For the uninitiated, motion sensors work on either the idea of cameras capturing motions, infrared light waves, or gyroscopes. Yet, even with this simple trio, this subject has led to a large scale of lawsuits based on patent violations. There are two major lawsuits to look at, one in the past, giving insight into what would fail, and one more current, involving Apple. What do these motion controls do? What would be patentable? What arguments could be made to fight these patents?
Patent lawsuits on motion-sensor technology
First, it’s important to note that motion controls, and indeed much of the technology that roots current motion controls are not new, but rather opens up to new avenues. There has been an advent in motion control with the Nintendo Wii System. While it is rudimentary, initially consisting of a motion-controller device and a sensor bar, it allows individuals to control games (e.g., classic example being swinging around the remote to swing a bat). However, with this came patent disputes, primarily between Koninkl Philips Electronics NV v. Nintendo of Europe GmbH, which ultimately succeeded in the UK, as the court deemed that the idea of a camera and sensor was specialized knowledge in the industry. Comparatively, there is a newer litigation involving Apple and Fitbit. On or about January 2016, the litigation began over the technology used to track health and fitness for individuals, such as motion and steps taken, among other patents.
Staying on top of patents
The Philips/Nintendo and Apple/Fitbit cases can provide instructions for other developers. First, one should conduct a comprehensive search for similar patents through the United States Patent and Trademark Office (“USPTO”) website, as well as other countries, depending on what markets are being pursued for the specific product. Second, is knowing exactly what can be patented with the governmental agencies. It would be hard to knowingly infringe on patent rights if an individual thought that the new product was “different enough” from a pre-existing patent. From that, to get protection, the patented product would have to be the correct subject matter (not a process, but more like a thing), novel, non-obvious, and useful. Regarding motion sensors this could mean that even if pre-existing technology, if patented, is updated and now patentable itself due to the improvement, the person may still be legally liable due to a failure to license the underlying patent for exploitation.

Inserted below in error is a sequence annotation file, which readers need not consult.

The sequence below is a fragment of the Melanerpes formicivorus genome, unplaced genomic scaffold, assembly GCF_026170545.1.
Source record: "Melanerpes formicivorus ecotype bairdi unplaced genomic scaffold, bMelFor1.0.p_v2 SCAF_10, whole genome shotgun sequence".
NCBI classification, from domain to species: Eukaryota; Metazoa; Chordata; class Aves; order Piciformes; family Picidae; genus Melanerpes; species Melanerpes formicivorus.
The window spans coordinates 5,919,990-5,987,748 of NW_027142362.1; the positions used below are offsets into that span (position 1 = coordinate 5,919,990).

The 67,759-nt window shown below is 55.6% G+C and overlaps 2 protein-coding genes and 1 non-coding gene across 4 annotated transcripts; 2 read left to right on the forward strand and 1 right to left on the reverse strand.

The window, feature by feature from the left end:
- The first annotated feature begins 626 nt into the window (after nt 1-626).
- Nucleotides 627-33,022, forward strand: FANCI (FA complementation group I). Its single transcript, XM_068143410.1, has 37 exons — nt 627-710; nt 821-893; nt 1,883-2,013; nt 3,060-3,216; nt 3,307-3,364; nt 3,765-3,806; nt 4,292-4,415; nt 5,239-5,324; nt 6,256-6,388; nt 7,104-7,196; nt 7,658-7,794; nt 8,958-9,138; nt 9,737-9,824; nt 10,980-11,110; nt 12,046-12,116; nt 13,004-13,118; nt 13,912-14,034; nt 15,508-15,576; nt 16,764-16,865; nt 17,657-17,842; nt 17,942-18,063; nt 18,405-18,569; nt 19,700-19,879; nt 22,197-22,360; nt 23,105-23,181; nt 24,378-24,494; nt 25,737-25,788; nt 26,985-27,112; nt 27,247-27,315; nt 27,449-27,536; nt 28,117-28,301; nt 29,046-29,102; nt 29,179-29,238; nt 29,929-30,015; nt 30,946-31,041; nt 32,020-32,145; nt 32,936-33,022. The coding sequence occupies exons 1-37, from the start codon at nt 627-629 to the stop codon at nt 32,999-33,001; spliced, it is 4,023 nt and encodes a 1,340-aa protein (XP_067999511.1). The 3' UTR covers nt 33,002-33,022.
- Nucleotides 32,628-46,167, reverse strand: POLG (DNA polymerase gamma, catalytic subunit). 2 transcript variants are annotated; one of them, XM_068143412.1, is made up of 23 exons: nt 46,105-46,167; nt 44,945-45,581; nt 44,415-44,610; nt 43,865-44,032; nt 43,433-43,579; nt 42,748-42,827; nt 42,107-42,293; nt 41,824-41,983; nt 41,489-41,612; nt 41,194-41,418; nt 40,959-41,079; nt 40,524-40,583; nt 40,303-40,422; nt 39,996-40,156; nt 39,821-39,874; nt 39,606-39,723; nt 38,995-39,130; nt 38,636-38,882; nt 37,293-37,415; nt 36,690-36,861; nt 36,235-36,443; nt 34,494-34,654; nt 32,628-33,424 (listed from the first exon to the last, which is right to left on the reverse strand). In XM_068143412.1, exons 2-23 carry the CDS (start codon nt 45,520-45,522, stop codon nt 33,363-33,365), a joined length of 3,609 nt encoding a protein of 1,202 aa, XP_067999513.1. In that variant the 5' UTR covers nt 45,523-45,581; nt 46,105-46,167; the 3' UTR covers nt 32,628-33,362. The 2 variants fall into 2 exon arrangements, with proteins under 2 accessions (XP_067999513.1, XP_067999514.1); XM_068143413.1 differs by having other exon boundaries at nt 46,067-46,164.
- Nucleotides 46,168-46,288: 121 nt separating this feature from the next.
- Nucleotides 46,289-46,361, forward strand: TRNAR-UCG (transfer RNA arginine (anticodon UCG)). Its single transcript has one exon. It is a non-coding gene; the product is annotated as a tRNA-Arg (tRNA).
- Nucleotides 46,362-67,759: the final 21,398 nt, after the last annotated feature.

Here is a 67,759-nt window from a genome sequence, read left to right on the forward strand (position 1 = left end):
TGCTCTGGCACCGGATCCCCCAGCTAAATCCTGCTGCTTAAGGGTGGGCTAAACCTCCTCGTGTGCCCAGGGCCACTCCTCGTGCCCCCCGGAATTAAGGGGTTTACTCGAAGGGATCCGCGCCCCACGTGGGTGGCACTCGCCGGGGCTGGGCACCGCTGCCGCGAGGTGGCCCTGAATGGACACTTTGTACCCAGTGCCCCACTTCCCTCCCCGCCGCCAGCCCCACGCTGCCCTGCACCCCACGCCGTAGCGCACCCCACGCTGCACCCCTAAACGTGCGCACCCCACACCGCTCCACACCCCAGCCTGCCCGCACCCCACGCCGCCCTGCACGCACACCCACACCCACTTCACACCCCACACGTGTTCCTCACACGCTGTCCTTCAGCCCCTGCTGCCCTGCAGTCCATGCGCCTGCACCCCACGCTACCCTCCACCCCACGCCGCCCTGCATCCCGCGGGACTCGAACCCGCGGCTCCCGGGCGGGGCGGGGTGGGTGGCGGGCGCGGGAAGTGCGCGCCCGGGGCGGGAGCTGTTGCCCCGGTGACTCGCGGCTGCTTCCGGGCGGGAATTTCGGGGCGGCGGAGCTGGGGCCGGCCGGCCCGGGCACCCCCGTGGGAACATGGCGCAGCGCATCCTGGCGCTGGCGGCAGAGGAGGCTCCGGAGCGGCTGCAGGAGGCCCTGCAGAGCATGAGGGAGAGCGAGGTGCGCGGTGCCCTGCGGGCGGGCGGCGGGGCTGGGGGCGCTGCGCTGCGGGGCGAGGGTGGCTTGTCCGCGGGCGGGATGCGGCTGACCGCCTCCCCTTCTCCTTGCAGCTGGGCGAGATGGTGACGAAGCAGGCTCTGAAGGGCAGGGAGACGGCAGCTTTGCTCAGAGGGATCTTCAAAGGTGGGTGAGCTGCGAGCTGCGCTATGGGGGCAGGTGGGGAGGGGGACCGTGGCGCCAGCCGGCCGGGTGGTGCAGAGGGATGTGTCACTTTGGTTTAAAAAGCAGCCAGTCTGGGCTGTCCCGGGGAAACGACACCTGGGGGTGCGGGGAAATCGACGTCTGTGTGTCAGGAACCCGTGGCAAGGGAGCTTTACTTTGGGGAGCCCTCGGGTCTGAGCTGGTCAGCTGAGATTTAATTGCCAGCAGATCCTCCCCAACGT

Again, more unique to motion sensor patents is how the product could be deemed as a growing field of patents, especially given the increased use in fitness trackers, gaming devices, and smart phones. If investing in a company, one should consider whether due diligence was performed, especially considering “patent trolls” which do not manufacture products, but instead research technology or manage patent portfolios, making the existence of similar technology non-obvious to individuals if it is not on the marketplace.
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